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LINGUIST List 18.1436

Fri May 11 2007

Diss: Computational Ling/Text&Corpus Ling: Santini: 'Automatic Iden...'

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        1.    Marina Santini, Automatic Identification of Genre in Web Pages


Message 1: Automatic Identification of Genre in Web Pages
Date: 11-May-2007
From: Marina Santini <MarinaSantini.MSgmail.com>
Subject: Automatic Identification of Genre in Web Pages


Institution: University of Brighton
Program: Computational Linguistics
Dissertation Status: Completed
Degree Date: 2007

Author: Marina Santini

Dissertation Title: Automatic Identification of Genre in Web Pages

Linguistic Field(s): Computational Linguistics
                            Text/Corpus Linguistics

Dissertation Director:
Roger Evans
Michael Oakes
Lyn Pemberton
Richard Power

Dissertation Abstract:

The aim of this thesis is to understand how genre is instantiated on the
web, and thereby to develop automatic methods for genre identification in
web pages. The main challenges arise from the interaction of three factors:
(1) the complexity of web pages, (2) the fluidity and the fast-paced
evolution of the web, and (3) the limitation of automatically-extractable
features for genre detection. First, genres on the web are instantiated in
web pages, which, from a physical, linguistic and textual point of view,
can be considered documents of a new type, much more unpredictable and
individualised than documents on paper. Second, the web is unstable and
fluid, undergoing a fast-paced evolution, so genre identification is
influenced by phenomena such as the formation of novel genres, genre
hybridism, individualisation, and intra-genre and inter-genre variation.
Finally, automatically-extractable features represent a poor surrogate for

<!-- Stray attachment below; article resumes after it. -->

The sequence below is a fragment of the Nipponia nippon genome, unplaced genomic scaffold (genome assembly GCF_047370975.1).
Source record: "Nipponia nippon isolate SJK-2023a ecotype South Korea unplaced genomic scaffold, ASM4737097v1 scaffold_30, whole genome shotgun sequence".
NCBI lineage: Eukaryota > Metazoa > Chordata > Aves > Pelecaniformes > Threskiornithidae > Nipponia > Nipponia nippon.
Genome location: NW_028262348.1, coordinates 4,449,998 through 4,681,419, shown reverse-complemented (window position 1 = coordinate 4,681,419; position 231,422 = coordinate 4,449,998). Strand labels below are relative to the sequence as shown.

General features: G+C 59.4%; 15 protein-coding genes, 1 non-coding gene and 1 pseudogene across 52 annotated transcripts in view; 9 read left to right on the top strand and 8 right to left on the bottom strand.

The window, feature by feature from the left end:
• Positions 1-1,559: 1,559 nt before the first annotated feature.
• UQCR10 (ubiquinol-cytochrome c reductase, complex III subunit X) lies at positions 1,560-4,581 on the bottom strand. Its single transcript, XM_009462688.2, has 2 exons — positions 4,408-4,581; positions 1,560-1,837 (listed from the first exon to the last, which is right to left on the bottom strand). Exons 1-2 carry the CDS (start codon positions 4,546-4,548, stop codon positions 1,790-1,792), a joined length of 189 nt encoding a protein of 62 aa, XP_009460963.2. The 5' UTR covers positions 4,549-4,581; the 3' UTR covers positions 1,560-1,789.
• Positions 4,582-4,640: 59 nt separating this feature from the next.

potentially useful genre-revealing features. These three factors strongly
affect the automatic identification of genre in web pages. Previous work
has disregarded them for the sake of practicality, and built on the
oversimplifying assumption that a web page is to be assigned to only one
genre, relying as little as possible on the linguistic features returned by
NLP tools. By contrast, this thesis argues for the necessity of a more
flexible genre classification scheme, capable of assigning zero, one or
multiple genre labels, and builds as much as possible on the output of NLP
tools. A series of empirical studies is presented which investigate (i) why
a zero-to-multi genre classification scheme would be more appropriate for
classifying web pages, and (ii) to what extent it is possible to implement
this scheme in an automatic system. A new model of zero-to-multi-genre
classification is presented that combines several traditions, incorporating
findings from automatic genre classification, corpus linguistics, genre
analysis, textlinguistics and artificial intelligence. This model offers a
more articulated view of genres in web pages. Although such a model cannot
be fully evaluated, given the limitations of the current state of genre
research, experimental results show that its accuracy on single-genre
classification is competitive: about 86% vs. 90% for a standard
machine-learning model, in ideal conditions; and about 86% vs. 76% in more
realistic conditions.





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